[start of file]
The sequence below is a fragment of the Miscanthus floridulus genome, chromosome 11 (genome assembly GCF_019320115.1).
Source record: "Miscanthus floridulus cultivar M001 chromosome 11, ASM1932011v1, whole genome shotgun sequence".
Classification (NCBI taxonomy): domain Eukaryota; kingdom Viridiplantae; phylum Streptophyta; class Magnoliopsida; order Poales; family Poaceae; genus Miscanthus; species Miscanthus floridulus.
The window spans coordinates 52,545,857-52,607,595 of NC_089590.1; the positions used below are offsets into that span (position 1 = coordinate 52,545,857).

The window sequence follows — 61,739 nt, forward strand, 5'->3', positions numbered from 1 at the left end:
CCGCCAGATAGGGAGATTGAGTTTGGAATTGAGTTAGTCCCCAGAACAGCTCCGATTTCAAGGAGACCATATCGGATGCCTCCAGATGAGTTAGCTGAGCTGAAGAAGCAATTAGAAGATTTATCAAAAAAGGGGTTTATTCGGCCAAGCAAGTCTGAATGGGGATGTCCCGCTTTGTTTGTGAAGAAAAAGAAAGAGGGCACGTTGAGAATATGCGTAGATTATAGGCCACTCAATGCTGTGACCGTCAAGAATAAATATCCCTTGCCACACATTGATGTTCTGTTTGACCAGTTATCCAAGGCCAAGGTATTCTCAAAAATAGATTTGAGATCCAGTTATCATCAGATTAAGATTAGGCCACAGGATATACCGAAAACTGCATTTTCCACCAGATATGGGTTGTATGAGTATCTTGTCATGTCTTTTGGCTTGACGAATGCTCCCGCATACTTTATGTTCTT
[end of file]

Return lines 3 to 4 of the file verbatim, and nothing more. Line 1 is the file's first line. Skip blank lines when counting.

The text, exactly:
Classification (NCBI taxonomy): domain Eukaryota; kingdom Viridiplantae; phylum Streptophyta; class Magnoliopsida; order Poales; family Poaceae; genus Miscanthus; species Miscanthus floridulus.
The window spans coordinates 52,545,857-52,607,595 of NC_089590.1; the positions used below are offsets into that span (position 1 = coordinate 52,545,857).